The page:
Final

Series: Game 1 of 3

Cleveland leads 1-0 (as of 7/28)

Game 1: Friday, July 28
Seattle0Final
Cleveland1
Game 2: Saturday, July 29
Seattle3Final
Cleveland1
Game 3: Sunday, July 30
Seattle7Final
Cleveland3

Mariners 0

(49-53, 21-27 away)

Indians 1

(45-56, 26-27 home)

    7:05 PM ET, July 28, 2006

    Progressive Field, Cleveland, Ohio 

    123456789 R H E
    SEA 000000000 0 5 1
    CLE 00000100 - 1 6 1

    W: J. Sowers (3-3)

    L: F. Hernandez (9-9)

    Choo sparks Tribe in debut as Sowers shuts down M's

    CLEVELAND (AP) -- Jeremy Sowers had a good fastball, slider and changeup -- then finished off his second consecutive shutout with a sales pitch.

    Sowers (3-3) allowed only five singles and Shin-Soo Choo hit his first career homer in his Cleveland debut as the Indians beat the Seattle Mariners 1-0 Friday night.

    Elias Says
    Shin-Soo Choo's home run, the first of his major-league career, provided the only run in Cleveland's 1-0 win over Seattle. Even in baseball's "home-run era" -- which it says here started when Tuffy Rhodes homered three times off Dwight Gooden in the 1994 season opener -- only two other players have seen their first big-league homer account for the only run of a game.

    Odalis Perez won his own game with a home run for the Dodgers against the Diamondbacks in 2002, and Ryan Langerhans connected for the only run in a Braves' win at Houston last year.

    • For more Elias Says, Click here.

    Sowers convinced manager Eric Wedge to leave him in the game with two outs, a runner on first, and slugger Richie Sexson coming to bat in the ninth.

    "I wasn't crazy about him having to face Richie again," Wedge said. "But he made it clear he wanted to finish and he deserved that right."

    Said Sowers, "It was real simple. He asked me, 'Can you finish this game?' I said, 'Yes, I can, I'm fine.' That was it."

    Sowers got Sexson to fly out on his 109th pitch as Cleveland won for only the sixth time in its last 19 games. Seattle lost ground in the tight AL West race with its second loss in six games and AL-leading 11th shutout.

    Choo, acquired Wednesday from Seattle for first baseman Ben Broussard, hit a 3-0 pitch from Felix Hernandez (9-9) over the wall in left-center with two outs in the sixth inning.

    The crowd gave the 24-year-old a standing ovation when he went out to right field the next inning, many crooning, "Chooooooo!" One fan held up a sign with a locomotive drawn on it. The sign read, "Choo, Choo."

    "I don't know why they did it, but I like it," said Choo, who had no difficulty going deep with his 426-foot shot, but had some trouble dialing long distance after the game.

    "I tried to call my wife in Seattle, but she didn't answer," he said.

    Meanwhile, Sowers became the first rookie to throw consecutive shutouts since Florida's Dontrelle Willis did it June 16-21, 2003.

    Sowers walked one and struck out three, six days after tossing a four-hitter and not allowing a runner to second base in an 11-0 win over Minnesota. The left-hander, who went 9-1 with a 1.39 ERA at Triple-A Buffalo, has not allowed an extra-base hit or a run in his last 18 innings.

    "I can't remember two straight shutouts, but maybe I did it in high school," said Sowers.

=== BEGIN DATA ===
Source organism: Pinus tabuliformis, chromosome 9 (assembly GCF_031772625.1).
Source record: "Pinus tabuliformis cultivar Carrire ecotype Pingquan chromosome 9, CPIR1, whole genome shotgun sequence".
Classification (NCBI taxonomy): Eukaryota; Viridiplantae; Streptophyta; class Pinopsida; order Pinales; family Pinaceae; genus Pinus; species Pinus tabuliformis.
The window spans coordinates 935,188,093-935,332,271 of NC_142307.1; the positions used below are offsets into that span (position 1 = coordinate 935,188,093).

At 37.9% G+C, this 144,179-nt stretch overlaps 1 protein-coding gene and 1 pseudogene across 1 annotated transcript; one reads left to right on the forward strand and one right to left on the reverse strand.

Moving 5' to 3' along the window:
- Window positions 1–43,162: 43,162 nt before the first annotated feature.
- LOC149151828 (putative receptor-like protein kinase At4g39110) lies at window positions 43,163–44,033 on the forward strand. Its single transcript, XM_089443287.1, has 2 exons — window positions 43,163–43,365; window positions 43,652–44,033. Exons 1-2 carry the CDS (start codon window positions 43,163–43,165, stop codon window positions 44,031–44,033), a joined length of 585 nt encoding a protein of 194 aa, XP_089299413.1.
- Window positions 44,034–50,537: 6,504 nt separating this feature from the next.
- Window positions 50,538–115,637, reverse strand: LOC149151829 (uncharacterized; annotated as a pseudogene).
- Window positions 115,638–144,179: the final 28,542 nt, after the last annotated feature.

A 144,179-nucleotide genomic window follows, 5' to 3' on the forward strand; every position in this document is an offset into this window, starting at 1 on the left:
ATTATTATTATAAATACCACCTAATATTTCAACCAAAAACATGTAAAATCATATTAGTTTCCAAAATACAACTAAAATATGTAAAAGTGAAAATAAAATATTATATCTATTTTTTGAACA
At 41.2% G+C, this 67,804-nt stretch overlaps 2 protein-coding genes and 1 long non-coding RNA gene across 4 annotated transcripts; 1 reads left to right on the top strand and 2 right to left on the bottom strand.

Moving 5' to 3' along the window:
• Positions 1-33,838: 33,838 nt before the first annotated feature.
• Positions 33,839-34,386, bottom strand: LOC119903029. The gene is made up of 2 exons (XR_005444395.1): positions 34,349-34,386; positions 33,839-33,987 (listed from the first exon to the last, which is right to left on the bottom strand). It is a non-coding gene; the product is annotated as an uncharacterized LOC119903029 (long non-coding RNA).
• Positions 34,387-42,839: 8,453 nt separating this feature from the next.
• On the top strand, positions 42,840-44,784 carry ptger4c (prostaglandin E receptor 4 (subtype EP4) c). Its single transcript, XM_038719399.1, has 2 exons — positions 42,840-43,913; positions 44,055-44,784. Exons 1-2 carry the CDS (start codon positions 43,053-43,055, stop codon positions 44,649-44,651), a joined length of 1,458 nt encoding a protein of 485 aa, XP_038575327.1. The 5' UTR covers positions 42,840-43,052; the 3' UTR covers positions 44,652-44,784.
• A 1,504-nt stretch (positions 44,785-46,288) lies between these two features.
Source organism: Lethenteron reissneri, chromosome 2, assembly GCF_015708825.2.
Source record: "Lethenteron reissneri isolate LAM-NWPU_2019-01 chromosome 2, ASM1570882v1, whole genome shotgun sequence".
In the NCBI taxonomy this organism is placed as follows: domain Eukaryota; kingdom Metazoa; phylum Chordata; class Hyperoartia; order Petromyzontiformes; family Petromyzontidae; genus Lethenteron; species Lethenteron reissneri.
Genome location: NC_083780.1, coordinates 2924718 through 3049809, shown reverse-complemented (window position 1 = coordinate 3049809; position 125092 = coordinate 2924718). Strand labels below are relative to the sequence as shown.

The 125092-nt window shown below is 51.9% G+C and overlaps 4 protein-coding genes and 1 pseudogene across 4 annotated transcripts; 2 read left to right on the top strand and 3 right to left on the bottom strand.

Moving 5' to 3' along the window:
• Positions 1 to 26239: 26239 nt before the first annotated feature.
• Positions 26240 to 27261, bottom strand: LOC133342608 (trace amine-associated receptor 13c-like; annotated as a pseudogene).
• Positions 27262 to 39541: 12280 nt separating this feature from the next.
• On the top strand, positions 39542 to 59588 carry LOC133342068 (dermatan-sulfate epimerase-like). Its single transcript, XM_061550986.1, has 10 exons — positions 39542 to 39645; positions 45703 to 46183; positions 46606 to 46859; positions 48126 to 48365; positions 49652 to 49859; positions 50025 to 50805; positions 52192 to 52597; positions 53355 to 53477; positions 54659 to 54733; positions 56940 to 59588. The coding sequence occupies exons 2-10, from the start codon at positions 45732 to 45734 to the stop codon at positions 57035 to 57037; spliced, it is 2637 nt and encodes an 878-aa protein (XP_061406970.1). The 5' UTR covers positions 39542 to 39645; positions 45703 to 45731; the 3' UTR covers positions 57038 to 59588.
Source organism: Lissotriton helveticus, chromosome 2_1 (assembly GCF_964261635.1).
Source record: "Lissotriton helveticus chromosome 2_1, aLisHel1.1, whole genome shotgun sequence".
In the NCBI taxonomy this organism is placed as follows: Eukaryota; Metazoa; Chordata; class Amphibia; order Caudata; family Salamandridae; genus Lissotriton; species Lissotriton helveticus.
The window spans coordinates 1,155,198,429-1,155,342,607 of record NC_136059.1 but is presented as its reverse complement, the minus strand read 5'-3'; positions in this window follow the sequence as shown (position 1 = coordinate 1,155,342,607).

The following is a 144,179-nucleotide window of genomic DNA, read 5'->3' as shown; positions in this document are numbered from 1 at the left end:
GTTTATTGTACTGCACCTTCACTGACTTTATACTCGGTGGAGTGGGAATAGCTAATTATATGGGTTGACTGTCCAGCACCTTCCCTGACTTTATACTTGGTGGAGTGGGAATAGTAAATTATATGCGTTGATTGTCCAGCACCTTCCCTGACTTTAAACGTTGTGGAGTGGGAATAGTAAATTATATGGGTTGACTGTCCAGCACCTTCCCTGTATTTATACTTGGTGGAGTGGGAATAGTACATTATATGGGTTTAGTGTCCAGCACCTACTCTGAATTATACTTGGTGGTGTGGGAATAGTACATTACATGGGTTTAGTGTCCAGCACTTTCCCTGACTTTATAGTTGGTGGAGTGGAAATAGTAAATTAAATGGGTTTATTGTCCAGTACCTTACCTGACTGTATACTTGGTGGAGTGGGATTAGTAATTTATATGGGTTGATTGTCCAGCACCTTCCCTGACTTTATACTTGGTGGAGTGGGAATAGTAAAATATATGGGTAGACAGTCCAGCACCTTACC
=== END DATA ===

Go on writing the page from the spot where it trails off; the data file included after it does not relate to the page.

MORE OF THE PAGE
Dick Tidrow was the last Indians rookie to pitch consecutive shutouts, doing it July 31, 1972, against Milwaukee and five days later against Detroit.

    "No, I never heard of him," said Sowers, who was a 1-year-old when Tidrow concluded his 13-year career in 1984.

    Choo, who hit .323 with 13 homers, 48 RBI and 26 stolen bases for Triple-A Tacoma this year, walked his first two times up before getting the green light on a 3-0 pitch.

    "I know Choo well enough to know he can drive the ball out of the ballpark," Hernandez said through interpreter Carlos Garcia, the Mariners' third-base coach.

    "I tried to throw a sinker away, but it stayed up and didn't do anything."

    Choo said letting that many pitches go past is not his usual game plan.

    "I know pitchers like to throw strikes, so I like to swing at the first pitch," he said. "Just not tonight."

    The Indians left eight runners stranded over the first five innings against Hernandez. Andy Marte and then Casey Blake both bounced into inning-ending double plays in the fourth and fifth.

    Marte, the key player in the seven-man trade with Boston last January that sent outfielder Coco Crisp to the Red Sox, was promoted earlier Friday from Triple-A Buffalo. In the second inning, he brought the crowd to its feet with a long fly that faded foul his first time up, but eventually struck out.

    Sowers was helped in the first inning by good defense.

    Ichiro Suzuki opened the game with a single and advanced on groundout. Adrian Beltre followed with a single to left and the speedy Suzuki tried to score. But catcher Victor Martinez blocked the plate, took a throw from left fielder Todd Hollandsworth and applied the tag for a key out.

    "That was a great throw," said Mariners manager Mike Hargrove. "Not often you get a guy like Ichiro."

    Hernandez walked a career-high six over six innings, allowing one run and four hits and striking out four.

    Game notes


    Broussard did not play. ... Former Indians 1B Eduardo Perez, who likely will platoon with Broussard, went 0-for-3 with two strikeouts. ... 2B Ronnie Belliard pinch-hit for Joe Inglett in the seventh. He had missed six games with a strained left hamstring. Inglett went 2-for-3 to put his average at .347 (17-for-49). ... Beltre was 2-for-4 and is batting .333 (13-for-39) over a nine-game hitting streak.

    Copyright by STATS LLC and The Associated Press

    SPONSORED HEADLINES